Contact Us    search

Space Propulsion

Small-Satellite / CubeSat Propulsion

CU Aerospace develops complete, high-performance, and compact small-satellite propulsion solutions.  The propulsion units come fully integrated with all necessary propulsion subsystems, including microcontroller, power processing unit, propellant valves, heaters, sensors, and software.  Units are software-configurable to operate over a wide range of power, thrust, and impulse levels.  System set-points, system status, and firing telemetry are all accessible and configurable through an RS422 serial interface.  Propulsion units may be customized to meet customer specific mission requirements.


CU Aerospace has designed and built CubeSail, a system of 2x1.5U CubeSat satellites which is highly scalable. This project was selected to receive NASA CubeSat Launch Initiative support from NASA’s Human Exploration and Operations Mission Directorate.

For more detailed information about CubeSail and its mission click here.

Gallium Electro-Magnetic Thruster (GEM)

The GEM Thruster is a high-power propulsion system that CU Aerospace is developing for potential cislunar and interplanetary cargo and manned missions. GEM thrusters are a better choice than xenon Hall Thrusters because gallium is significantly more affordable and more readily available than xenon.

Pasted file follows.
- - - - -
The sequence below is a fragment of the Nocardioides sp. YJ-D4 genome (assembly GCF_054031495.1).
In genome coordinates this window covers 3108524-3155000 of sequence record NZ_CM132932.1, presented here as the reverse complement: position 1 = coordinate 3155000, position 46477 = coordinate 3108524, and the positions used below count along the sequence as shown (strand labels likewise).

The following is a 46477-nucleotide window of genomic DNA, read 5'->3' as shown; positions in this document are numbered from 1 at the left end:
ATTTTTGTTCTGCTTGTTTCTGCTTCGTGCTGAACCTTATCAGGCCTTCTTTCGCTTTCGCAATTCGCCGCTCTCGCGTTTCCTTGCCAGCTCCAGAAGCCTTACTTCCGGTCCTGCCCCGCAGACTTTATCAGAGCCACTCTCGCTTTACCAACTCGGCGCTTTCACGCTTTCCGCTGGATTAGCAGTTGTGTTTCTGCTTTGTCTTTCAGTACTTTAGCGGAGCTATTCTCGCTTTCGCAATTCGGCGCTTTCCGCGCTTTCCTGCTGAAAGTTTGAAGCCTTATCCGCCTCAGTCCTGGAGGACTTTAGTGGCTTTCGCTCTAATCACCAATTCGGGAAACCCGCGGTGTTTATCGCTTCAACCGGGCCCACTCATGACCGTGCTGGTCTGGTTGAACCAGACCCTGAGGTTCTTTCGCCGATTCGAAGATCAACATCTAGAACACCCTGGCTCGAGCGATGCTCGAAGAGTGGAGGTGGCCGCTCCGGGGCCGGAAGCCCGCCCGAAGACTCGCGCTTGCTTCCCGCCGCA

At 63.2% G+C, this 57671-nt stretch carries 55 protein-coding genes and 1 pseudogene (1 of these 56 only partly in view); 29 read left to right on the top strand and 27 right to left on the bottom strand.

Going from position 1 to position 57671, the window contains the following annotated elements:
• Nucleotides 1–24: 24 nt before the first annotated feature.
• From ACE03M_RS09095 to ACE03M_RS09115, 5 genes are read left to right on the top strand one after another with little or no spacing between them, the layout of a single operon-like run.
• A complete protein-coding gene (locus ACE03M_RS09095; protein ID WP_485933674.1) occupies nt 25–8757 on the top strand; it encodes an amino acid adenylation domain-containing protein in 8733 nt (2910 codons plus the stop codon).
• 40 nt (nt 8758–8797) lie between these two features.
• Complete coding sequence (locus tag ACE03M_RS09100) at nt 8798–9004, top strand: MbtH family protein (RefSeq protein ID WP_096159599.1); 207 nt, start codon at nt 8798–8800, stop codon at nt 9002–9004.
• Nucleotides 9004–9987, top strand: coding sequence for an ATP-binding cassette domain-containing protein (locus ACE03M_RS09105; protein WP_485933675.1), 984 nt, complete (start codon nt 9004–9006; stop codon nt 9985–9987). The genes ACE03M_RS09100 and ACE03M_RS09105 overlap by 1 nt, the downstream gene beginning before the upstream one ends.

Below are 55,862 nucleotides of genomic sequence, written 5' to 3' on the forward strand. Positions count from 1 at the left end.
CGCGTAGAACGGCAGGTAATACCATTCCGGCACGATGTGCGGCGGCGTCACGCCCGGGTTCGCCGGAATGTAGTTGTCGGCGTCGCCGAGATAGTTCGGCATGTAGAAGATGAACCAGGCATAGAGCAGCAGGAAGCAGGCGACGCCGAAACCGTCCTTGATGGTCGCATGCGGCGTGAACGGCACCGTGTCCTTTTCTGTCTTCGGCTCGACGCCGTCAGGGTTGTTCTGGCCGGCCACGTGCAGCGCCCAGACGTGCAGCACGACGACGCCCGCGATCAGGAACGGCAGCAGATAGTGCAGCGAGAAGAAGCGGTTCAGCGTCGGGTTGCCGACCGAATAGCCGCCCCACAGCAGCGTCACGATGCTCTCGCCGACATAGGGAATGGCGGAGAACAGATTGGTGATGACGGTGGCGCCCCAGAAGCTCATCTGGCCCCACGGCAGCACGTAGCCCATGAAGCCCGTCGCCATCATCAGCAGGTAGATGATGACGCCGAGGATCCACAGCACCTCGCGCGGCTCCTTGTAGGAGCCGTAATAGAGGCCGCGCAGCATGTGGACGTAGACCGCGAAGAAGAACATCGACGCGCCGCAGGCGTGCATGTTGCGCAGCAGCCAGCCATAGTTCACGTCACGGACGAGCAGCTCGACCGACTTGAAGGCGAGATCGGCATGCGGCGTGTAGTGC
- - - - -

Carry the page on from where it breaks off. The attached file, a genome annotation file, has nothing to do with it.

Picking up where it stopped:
Pulsed Plasma Thruster (PPT)

CU Aerospace has developed highly-improved low-power Teflon-fueled thrusters for satellites. Electric thrusters operate at high specific impulse (500-5000 sec) to reduce fuel mass. The PPT uses advanced power conditioning equipment and is useful for station-keeping of satellite constellations, as a substitute for momentum wheels in attitude control systems, and as a precision thrust source for formation-flying satellite systems. Achieving the efficiency target of 25% would make the thruster much less expensive than the commonly-used Hall Thruster. Similar to the GEM thruster, the PPT is also competitive because the solid propellant system is simpler, less expensive, and more reliable than high-pressure xenon systems.